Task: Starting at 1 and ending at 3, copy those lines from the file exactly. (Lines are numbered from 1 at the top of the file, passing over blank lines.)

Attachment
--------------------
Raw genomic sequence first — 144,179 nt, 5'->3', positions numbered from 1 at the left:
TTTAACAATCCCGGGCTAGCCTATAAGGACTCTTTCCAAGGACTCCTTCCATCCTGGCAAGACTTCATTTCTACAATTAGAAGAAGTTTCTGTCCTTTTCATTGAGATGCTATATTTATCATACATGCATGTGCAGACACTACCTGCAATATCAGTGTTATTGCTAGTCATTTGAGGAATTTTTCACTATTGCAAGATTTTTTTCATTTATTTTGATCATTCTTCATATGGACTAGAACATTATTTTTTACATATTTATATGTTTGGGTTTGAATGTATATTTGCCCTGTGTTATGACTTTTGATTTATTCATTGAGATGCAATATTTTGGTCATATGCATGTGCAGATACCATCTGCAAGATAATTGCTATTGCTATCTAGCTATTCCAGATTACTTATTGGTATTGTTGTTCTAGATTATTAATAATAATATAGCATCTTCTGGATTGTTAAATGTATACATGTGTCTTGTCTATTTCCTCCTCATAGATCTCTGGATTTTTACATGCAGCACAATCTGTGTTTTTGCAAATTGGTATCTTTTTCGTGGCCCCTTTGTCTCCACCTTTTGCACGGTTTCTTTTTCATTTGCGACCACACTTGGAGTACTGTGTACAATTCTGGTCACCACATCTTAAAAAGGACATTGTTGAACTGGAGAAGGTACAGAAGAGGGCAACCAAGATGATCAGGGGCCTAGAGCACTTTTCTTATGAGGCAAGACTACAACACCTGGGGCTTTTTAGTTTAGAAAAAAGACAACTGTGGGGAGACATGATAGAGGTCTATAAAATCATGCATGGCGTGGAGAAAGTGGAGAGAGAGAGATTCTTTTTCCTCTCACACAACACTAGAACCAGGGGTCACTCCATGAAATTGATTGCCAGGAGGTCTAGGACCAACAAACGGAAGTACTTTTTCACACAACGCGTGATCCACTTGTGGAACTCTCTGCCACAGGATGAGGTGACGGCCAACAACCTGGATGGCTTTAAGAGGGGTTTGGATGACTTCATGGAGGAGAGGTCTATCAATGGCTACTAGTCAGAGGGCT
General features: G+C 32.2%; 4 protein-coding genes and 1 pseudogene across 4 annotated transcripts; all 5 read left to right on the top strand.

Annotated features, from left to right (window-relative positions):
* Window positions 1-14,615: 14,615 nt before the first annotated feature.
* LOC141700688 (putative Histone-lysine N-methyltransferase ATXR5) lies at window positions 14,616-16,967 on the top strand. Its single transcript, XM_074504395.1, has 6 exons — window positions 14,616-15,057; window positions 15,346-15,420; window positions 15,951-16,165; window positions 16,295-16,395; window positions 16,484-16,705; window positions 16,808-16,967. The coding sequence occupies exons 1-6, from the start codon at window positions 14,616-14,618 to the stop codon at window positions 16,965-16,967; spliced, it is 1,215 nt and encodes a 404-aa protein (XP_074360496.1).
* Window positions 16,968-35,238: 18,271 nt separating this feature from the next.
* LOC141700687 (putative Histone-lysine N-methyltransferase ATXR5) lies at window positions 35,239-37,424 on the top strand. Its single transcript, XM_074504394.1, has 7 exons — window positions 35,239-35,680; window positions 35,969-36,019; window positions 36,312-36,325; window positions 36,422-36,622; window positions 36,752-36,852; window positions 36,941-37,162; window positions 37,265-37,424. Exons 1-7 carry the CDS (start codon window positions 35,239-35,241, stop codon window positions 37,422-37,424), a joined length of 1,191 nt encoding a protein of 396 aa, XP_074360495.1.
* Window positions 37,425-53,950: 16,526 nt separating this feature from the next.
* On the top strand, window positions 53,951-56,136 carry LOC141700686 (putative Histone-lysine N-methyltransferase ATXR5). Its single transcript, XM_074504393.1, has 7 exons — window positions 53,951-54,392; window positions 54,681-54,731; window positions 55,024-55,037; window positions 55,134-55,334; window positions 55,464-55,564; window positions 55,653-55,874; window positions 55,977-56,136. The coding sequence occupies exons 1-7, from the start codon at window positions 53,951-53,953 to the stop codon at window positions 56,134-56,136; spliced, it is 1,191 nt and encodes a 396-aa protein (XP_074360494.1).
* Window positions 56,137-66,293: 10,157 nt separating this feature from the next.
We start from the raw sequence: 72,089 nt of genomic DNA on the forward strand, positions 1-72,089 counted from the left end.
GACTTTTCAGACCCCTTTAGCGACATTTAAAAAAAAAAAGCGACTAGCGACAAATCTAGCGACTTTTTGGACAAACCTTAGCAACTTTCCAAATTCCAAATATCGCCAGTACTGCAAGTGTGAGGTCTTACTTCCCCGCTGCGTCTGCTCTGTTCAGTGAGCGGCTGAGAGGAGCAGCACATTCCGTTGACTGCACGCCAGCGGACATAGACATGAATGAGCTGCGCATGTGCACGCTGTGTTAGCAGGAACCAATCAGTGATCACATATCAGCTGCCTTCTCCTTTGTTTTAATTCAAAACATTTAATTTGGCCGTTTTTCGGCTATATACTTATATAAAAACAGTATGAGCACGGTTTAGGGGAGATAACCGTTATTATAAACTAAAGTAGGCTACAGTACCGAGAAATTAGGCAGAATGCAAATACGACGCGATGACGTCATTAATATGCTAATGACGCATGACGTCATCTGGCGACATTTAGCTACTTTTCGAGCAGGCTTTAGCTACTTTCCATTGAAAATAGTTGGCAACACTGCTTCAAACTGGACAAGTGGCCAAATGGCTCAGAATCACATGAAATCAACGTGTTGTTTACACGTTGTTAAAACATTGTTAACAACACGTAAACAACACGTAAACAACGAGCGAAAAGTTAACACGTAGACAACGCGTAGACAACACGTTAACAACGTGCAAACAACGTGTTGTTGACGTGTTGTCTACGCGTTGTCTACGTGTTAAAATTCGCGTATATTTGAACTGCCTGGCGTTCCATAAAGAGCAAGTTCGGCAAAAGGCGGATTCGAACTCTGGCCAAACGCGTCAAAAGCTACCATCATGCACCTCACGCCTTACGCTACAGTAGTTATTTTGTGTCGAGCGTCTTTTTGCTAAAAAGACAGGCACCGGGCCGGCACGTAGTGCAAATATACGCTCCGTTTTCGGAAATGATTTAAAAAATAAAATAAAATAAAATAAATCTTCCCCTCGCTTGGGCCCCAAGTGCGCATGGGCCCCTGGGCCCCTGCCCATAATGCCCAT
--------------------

Raw genomic sequence first — 144,179 nt, 5'->3', positions numbered from 1 at the left:
TTTAACAATCCCGGGCTAGCCTATAAGGACTCTTTCCAAGGACTCCTTCCATCCTGGCAAGACTTCATTTCTACAATTAGAAGAAGTTTCTGTCCTTTTCATTGAGATGCTATATTTATCATACATGCATGTGCAGACACTACCTGCAATATCAGTGTTATTGCTAGTCATTTGAGGAATTTTTCACTATTGCAAGATTTTTTTCATTTATTTTGATCATTCTTCATATGGACTAGAACATTATTTTTTACATATTTATATGTTTGGGTTTGAATGTATATTTGCCCTGTGTTATGACTTTTGATTTATTCATTGAGATGCAATATTTTGGTCATATGCATGTGCAGATACCATCTGCAAGATAATTGCTATTGCTATCTAGCTATTCCAGATTACTTATTGGTATTGTTGTTCTAGATTATTAATAATAATATAGCATCTTCTGGATTGTTAAATGTATACATGTGTCTTGTCTATTTCCTCCTCATAGATCTCTGGATTTTTACATGCAGCACAATCTGTGTTTTTGCAAATTGGTATCTTTTTCGTGGCCCCTTTGTCTCCACCTTTTGCACGGTTTCTTTTTCATTTGCGACCACACTTGGAGTACTGTGTACAATTCTGGTCACCACATCTTAAAAAGGACATTGTTGAACTGGAGAAGGTACAGAAGAGGGCAACCAAGATGATCAGGGGCCTAGAGCACTTTTCTTATGAGGCAAGACTACAACACCTGGGGCTTTTTAGTTTAGAAAAAAGACAACTGTGGGGAGACATGATAGAGGTCTATAAAATCATGCATGGCGTGGAGAAAGTGGAGAGAGAGAGATTCTTTTTCCTCTCACACAACACTAGAACCAGGGGTCACTCCATGAAATTGATTGCCAGGAGGTCTAGGACCAACAAACGGAAGTACTTTTTCACACAACGCGTGATCCACTTGTGGAACTCTCTGCCACAGGATGAGGTGACGGCCAACAACCTGGATGGCTTTAAGAGGGGTTTGGATGACTTCATGGAGGAGAGGTCTATCAATGGCTACTAGTCAGAGGGCT
General features: G+C 32.2%; 4 protein-coding genes and 1 pseudogene across 4 annotated transcripts; all 5 read left to right on the top strand.